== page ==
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Here’s my three-word review for Neil Jordan’s Greta: Just watch Misery

Although I had already watched Greta (Isabelle Huppert) and Frances (Chloe Grace-Moretz) meet, develop a friendship and then dissolve said friendship, a look at my watch told me I was only 20 minutes into the 98-minute movie. It would be nearly another hour before anything else consequential or at all eventful happened.

The aforementioned award-winning actresses are united when Frances retrieves and returns Greta’s handbag, which Greta accidentally left on the subway. Only later does Frances discover the handbag abandonment was no accident, but rather part of a whole psychotic plan to lure Frances into Greta’s life.

The quality of the film is debatable from the start. The director’s sound mixing is baffling, with its blend of muffled and coherent dialogue that doesn’t communicate anything other than, “There might be something wrong with the theater’s speaker system.”

One of the film’s biggest issues, however, is simply this: The characters are dull. It isn’t until the conclusion that the main cast is able to extricate itself from archetypes such as “victim,” “villain” and “best friend” — a shame given the talent at Jordan’s disposal.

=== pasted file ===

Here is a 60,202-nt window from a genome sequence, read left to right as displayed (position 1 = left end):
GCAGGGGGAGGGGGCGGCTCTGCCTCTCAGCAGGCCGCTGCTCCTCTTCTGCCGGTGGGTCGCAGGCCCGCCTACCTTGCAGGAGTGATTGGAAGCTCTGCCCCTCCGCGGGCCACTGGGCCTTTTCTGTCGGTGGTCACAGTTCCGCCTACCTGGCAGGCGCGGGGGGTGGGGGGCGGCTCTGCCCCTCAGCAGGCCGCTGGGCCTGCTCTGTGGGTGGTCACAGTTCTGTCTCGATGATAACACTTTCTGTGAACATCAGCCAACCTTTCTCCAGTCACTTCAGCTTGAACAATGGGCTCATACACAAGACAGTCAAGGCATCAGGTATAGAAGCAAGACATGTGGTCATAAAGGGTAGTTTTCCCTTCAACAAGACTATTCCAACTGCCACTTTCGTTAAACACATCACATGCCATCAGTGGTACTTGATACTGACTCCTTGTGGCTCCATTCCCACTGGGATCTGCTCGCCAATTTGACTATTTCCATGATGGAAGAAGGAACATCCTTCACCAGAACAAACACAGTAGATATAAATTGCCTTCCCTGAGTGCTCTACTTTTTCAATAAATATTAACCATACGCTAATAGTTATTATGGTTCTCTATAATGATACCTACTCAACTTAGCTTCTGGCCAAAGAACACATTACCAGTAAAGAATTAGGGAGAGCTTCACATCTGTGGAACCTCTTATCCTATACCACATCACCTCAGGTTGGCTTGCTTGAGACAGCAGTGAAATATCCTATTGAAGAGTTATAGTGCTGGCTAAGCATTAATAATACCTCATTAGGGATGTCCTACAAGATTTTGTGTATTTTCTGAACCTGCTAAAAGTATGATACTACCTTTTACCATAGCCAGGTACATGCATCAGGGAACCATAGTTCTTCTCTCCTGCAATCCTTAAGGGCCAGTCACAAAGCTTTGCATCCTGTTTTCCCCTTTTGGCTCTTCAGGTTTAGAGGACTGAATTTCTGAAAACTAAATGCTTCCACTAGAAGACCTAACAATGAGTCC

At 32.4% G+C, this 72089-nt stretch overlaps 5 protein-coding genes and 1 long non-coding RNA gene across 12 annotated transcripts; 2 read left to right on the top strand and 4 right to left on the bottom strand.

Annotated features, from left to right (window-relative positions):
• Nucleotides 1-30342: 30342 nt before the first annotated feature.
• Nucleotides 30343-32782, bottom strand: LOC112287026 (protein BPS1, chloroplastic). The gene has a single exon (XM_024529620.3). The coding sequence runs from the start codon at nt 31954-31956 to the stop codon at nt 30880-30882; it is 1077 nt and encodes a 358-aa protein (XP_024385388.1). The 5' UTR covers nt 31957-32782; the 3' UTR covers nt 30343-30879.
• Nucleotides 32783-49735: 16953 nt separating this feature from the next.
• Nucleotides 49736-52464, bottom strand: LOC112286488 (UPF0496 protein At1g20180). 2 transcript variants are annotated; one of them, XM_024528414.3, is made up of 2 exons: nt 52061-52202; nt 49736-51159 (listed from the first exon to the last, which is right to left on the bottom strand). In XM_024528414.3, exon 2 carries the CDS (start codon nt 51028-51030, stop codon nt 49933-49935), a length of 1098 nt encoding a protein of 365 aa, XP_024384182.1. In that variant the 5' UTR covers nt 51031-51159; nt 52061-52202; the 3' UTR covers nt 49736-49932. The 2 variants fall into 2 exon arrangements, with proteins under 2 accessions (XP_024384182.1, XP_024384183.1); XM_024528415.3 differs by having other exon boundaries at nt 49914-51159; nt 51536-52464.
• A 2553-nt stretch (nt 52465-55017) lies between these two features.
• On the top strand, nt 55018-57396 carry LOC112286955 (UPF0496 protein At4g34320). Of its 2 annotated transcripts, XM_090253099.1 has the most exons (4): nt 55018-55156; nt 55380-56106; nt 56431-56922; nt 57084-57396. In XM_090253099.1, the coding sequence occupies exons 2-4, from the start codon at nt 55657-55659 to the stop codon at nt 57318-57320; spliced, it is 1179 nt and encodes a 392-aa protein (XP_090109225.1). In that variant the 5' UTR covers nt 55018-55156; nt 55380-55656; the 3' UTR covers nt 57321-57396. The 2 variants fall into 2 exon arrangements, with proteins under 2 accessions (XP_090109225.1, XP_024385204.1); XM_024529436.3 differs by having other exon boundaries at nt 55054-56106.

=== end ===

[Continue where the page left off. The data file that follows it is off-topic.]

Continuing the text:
Greta’s stalker tendencies, like when she stands outside of Frances’s place of employment or just straight-up follows Frances’s roommate Erica, don’t give the impression that she poses any immediate threat. Law enforcement doesn’t even take Greta seriously. Given all that has (or more accurately, hasn’t) happened in the film, this fact doesn’t do the plot any favors.

Any tension that does exist in the film feels manufactured. Viewers are made to depend on audible cuing before anything bad happens. The theater might as well have had a light-up sign telling them when to GASP.

Greta attempts a comeback during the last act by more or less copying Rob Reiner's adaptation of Stephen King’s remarkable aforementioned novel, but even then, it’s too brief to have any lasting impact. By the time viewers get to this point, they already know what’s going to happen and are just waiting for the credits to roll.

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